by Liam Cross


As writers, we’re often referred to as some of the strangest, most misunderstood members of society, and it’s a theme that has certainly carried down from generation to generation. It’s probably to do with the creative lifestyle – always obsessing over a project and never being able to properly switch off.

It’s like we have this constant creative buzz in the back of our minds that is ready to erupt at any moment, spilling countless ideas and caffeine-induced plot outlines out into the real world. I say real world because at least eighty percent of our minds are occupied by fiction that was either penned by us, or by some other richer, much more talented writer.

On the other hand though, although we are misunderstood, we don’t exactly do ourselves many favours…

From staring at walls and blank screens, to drinking from empty coffee cups and cursing at a pen – here are three struggles only a writer will understand.



Right off the bat this just sounds pretty damn weird. Why on earth would you be sad if you’re reading a happy tale that is full of smiles and bright sun-lit skies? Well quite easily, if you’re a writer that is.

It all starts when you get halfway down page one-hundred-and-sixty-three (or some other random page number,) that’s when the brutality of reality sets in. You’ll have just read a scene between two of the characters where everything is going great, where the world is all sunshine and rainbows. Until… You come across what I like to call ‘the line’.

Now, the line is best described as that pesky line you’ve just read that is incredibly well-written, witty, emotive and concise all at once. It’s the type of line that you read and think, ‘damn, I wish I came up with that’.

Following this, you slowly begin to realise that in actuality, the entire book is written this way – an eloquent spindle in the wheel of sheer literary genius – and from there, it all goes downhill.

You ask yourself why your writing never turns out this good, and then tell yourself it never will. You tell yourself that you’ll never make it, that you’ll always just be some bum who goes through the same routine of writing ten thousand words and then starting from scratch over and over and over again. You come to the conclusion that your whole life has been a lie and decide from that moment onward to never write a single sentence ever again.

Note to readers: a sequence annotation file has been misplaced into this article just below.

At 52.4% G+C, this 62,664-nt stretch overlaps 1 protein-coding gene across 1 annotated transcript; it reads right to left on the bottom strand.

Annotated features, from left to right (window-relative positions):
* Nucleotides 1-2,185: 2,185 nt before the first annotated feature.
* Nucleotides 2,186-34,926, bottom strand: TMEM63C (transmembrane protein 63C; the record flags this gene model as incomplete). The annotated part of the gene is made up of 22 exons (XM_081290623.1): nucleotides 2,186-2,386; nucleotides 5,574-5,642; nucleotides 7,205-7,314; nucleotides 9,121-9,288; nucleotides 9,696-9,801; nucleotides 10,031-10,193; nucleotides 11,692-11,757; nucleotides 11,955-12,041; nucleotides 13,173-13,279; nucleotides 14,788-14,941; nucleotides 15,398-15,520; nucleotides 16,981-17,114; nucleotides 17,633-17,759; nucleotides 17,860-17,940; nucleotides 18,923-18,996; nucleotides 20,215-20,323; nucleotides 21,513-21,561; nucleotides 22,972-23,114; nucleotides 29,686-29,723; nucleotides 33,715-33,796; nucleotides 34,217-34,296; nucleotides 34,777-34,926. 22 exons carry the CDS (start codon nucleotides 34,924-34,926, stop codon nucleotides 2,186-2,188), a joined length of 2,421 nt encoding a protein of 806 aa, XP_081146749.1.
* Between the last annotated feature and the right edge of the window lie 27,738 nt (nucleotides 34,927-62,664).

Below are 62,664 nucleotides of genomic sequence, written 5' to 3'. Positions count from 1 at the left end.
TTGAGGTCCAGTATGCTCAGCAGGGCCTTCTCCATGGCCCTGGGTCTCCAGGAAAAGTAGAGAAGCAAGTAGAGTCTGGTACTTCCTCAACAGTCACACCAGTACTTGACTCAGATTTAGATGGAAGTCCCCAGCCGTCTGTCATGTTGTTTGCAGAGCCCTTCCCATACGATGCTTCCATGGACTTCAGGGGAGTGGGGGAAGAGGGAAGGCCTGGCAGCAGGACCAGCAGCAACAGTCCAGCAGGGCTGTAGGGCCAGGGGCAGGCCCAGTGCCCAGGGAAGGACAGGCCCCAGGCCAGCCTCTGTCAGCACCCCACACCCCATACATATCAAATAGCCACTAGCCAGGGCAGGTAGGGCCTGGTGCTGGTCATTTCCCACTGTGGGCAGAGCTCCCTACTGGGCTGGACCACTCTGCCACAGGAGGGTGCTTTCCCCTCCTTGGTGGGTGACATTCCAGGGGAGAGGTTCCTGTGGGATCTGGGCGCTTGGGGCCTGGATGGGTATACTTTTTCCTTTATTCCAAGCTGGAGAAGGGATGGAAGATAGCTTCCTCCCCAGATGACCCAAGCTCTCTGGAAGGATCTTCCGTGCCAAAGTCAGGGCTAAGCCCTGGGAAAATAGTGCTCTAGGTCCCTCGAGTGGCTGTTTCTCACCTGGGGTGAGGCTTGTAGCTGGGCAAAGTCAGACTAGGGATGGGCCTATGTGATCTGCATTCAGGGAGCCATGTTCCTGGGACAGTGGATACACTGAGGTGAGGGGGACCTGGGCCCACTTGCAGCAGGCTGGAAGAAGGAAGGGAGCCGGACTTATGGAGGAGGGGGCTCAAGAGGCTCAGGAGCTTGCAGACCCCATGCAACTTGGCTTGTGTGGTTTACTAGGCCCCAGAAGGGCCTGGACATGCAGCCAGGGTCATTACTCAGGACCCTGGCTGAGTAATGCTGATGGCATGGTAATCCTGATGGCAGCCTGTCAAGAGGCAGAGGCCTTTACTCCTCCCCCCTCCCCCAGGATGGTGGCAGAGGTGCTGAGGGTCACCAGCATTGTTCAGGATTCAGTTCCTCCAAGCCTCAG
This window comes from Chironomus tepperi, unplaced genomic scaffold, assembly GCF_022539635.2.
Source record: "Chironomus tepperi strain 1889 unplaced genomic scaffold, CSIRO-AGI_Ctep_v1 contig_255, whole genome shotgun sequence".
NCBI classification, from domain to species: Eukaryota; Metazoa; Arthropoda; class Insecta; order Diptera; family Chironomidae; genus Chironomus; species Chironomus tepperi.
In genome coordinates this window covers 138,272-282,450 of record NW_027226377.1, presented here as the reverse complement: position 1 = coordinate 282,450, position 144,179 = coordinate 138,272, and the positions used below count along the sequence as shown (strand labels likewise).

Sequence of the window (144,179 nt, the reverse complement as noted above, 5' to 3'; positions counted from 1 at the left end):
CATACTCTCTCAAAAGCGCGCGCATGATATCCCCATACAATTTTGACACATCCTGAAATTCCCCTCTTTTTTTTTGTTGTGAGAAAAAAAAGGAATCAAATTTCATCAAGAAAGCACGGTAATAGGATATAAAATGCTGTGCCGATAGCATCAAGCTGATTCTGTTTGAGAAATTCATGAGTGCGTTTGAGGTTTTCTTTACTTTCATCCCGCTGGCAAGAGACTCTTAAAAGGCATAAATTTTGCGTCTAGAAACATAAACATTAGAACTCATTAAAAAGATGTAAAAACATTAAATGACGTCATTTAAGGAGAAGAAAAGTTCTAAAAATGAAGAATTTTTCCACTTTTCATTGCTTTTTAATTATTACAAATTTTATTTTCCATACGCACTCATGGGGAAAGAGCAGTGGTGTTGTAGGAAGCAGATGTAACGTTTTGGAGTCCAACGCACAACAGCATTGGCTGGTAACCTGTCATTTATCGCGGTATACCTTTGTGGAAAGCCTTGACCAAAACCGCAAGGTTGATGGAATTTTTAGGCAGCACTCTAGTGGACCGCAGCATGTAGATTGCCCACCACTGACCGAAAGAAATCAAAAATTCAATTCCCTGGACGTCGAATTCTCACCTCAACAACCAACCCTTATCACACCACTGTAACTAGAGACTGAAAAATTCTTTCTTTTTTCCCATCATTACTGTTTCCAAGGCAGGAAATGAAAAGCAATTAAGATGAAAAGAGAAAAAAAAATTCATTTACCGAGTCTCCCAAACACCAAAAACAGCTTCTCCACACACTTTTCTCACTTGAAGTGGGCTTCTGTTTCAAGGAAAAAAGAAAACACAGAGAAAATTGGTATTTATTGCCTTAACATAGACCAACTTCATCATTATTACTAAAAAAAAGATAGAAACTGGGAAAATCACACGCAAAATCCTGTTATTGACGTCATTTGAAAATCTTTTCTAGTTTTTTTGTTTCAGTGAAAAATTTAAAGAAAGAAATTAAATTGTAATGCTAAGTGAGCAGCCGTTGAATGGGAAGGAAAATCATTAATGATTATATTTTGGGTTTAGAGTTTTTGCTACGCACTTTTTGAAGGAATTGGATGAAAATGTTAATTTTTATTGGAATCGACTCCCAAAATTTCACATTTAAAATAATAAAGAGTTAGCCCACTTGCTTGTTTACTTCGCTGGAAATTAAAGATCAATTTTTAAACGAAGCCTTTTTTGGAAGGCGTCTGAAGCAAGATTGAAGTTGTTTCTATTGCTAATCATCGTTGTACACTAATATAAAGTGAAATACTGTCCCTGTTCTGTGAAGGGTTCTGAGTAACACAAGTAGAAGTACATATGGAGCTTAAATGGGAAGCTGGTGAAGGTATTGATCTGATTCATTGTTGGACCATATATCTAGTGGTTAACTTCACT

And boom, just like that, a happy book becomes sad.



What other job in the world would you do for thirty hours a week without getting a single penny? Whilst I acknowledge the fact that if you aren’t getting paid, then it’s technically not a job, but it’s a work in progress, and that’s still something.

Personally, I’ve been working on my same novel and poetry collection simultaneously for almost two years now, and I’d be willing to bet that I’ve put in at least one-thousand hours of work into the two combined.

I mean, if you were training to become a nurse or a chef, you wouldn’t work thirty hours a week, for an entire year, totally free of charge, would you? So why are writers crazy enough to do it? See the quote above, I don’t think it can be summed up any better than that.



Perhaps the most dreaded thing in a writer’s world is when they meet new people. And no, that’s not because we’re reclusive, unhygienic hermits, who do nothing but sit wrapped in a quilt and write until our fingers bleed. Well, in fact, that might be part of the reason, but not the main part…

The main part is because when you meet new people, ninety-nine percent of the time they’re going to ask you what you do. It’s at this moment you have to decide whether or not you should just lie and make something up; it may save the hassle. Is it even worth it?

But no, you’re a writer. You’re a writer and you’re proud.

So you drop the whole day-job spiel. Oh you know, I stack shelves at the grocery store and help my mom with her business, just to get by, you know how it is. Then you sneak it in there, you cram it all together nice and fast. Not because you want to, but because you know what will happen if you make a huge fuss of it. You can’t neglect it though, it’s not true to who you are. You’re a writer, goddammit. You’re a goddamn writer.

“I-also-write-a-little-too. I’m-a-writer.”

“Oh my, you’re a writer?! You must be so freaking rich! How many books have you published? How many have you signed? Any movie deals? How fat is your wallet? Let me feel. Gosh, life must be so easy and stress-free for you, huh?”



The majority of our pain is self-inflicted, and would all just go away if we either learned to stop overthinking every tiny detail of every tiny thing, or just gave up on writing all together. So basically, our pain is never going to go away, because neither of those things are ever going to happen. Like ever.

But that’s the most beautiful part.

When it comes down to it, when all is said and done; when we finally put that final full-stop on the final line of the final paragraph of our novel, sit back, stare at the ceiling in awe, breathe a huge sigh of relief and then fist-pump the air because we’re just totally amazing, isn’t it all so worth it?

For about half an hour that is, then we realise that every word we wrote is absolute trash and isn’t even worthy of winning a toddler’s writing contest, let alone fit for traditional publication.

Never mind though, there’s always the rewriting process…




Guest post contributed by Liam Cross. Liam has loved writing ever since he can recall. Even as a small child in primary school, the craft of writing had always been an interest of his, and he now delegates his time to novel-writing – and of course, the occasional short-story or poem here and there. His ultimate goal is to be a published author, but he can also be found training in the local gym for upcoming bodybuilding shows.